‘The Walk for Ben’ event to honor a fallen brother set for Saturday
Published 9:25 am Friday, July 19, 2019
July 22, 2017 is a day Lee Ingram and his family will never forget.
Lee’s twin brother, Ben Ingram, took his own life after a long battle with mental illness. In the two years since, the Ingram family has made sure the memory of their beloved son and brother will go on.
On Saturday , “The Walk for Ben” will take place in Oxford and Ridgeland, Miss., as a tribute to an activity that Lee’s brother grew to love doing with his dog, Charlotte.
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“(Ben) really struggled, kind of starting in high school, and a lot of people wouldn’t know it,” Lee said of his brother. “He was a funny dude, way funnier than I am, and really fun to be around. But his good friends and his family definitely knew that he struggled with anxiety.”
Ben suffered panic attacks and battled depression, which “spiraled out of control,” Lee said. When searching for answers, Ben turned to a counselor at his church, who became a sort of life coach, and who recommended he take daily walks. Ben got Charlotte from a rescue, and the two commenced on walking every day until he got up to five miles.
Each year, Lee said he wants to come up with something different that honors his brother’s life, and this year’s idea came to him instantly. The event will take place at the Whirlpool Trails in Oxford and the Natchez Trace in Ridgeland from 6 to 7 p.m. this Saturday. It is free and open to the public, and Lee said he is encouraging people to come out and enjoy a walk with friends, family or even their pet.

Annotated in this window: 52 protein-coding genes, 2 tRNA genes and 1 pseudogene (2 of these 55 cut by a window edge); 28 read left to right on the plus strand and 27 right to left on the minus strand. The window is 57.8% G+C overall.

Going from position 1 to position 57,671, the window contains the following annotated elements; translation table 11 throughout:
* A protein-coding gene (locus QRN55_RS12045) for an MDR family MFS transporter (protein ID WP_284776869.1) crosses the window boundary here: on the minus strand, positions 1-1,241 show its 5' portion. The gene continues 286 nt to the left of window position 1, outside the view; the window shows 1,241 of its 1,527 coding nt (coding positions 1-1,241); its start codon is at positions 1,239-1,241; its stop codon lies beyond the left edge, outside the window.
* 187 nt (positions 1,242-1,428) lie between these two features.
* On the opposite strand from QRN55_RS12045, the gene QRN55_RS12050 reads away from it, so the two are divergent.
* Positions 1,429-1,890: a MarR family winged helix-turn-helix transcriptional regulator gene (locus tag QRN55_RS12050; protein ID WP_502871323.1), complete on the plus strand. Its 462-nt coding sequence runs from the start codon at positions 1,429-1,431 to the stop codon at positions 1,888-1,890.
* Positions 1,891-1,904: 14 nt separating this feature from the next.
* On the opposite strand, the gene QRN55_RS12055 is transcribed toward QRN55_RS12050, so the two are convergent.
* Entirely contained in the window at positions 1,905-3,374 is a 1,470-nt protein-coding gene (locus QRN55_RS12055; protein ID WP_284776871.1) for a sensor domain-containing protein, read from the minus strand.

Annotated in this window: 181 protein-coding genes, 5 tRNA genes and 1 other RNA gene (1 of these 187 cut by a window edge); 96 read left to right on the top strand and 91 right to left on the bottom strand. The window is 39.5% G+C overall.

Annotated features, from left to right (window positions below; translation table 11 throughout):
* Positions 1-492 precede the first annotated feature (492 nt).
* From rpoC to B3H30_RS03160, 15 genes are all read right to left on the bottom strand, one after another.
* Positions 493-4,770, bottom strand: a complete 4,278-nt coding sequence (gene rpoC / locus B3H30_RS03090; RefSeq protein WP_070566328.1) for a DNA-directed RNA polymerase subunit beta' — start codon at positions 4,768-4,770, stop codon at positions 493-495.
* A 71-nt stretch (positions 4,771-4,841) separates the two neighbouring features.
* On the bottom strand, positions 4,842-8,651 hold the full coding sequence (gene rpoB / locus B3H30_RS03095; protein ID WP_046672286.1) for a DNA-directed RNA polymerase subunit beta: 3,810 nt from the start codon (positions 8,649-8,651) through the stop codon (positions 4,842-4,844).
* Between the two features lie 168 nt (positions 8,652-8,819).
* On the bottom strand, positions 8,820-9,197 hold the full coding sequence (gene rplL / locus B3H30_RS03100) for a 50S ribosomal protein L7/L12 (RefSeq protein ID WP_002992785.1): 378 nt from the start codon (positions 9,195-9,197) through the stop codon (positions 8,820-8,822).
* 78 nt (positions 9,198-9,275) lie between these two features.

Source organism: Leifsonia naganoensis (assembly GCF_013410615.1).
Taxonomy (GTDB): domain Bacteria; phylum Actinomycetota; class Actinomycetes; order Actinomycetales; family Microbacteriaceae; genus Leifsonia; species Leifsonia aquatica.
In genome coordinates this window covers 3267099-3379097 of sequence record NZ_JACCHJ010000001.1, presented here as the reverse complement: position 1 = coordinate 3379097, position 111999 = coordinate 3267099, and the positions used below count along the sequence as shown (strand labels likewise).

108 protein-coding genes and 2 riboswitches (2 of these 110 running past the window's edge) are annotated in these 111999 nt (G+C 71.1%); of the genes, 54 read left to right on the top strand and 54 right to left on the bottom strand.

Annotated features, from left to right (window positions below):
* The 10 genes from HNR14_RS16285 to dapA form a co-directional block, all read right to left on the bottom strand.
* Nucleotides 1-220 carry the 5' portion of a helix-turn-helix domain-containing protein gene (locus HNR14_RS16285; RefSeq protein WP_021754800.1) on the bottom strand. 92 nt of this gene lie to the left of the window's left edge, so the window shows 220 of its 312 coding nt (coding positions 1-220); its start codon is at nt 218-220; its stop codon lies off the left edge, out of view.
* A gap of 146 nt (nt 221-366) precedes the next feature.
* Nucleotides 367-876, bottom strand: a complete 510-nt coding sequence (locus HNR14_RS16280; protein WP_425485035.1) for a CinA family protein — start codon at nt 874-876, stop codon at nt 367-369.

“It’s really just meant to be pretty informal,” Ingram said. “Come and walk and just enjoy a pretty trail. It’s not meant to be a sad event. We’re trying to just bring people together, bringing awareness for mental health and the need for finding a refuge, whether that’d be walking on a trail (or something else).”
The Wellness Center of Oxford is informally partnering with the Ingrams for the event.
To commemorate the one-year anniversary of his brother’s passing, Lee turned a collection of Ben’s writings into a book titled “Dreams About Food.” The book is available for purchase on Amazon, and Lee said he plans to be at the Mississippi Book Festival next month with copies available for purchase. He has already sold around 500 copies of the book, with all the proceeds funding the Benson Reading Room Scholarship, which is awarded to juniors entering the Honors College at Ole Miss.
“I’m trying to find something new every year, or something every year that resonates with Ben’s story,” Lee said. “This is part of a tradition that I hope can keep going. Every year around the time of is passing, we want to try and do something good.”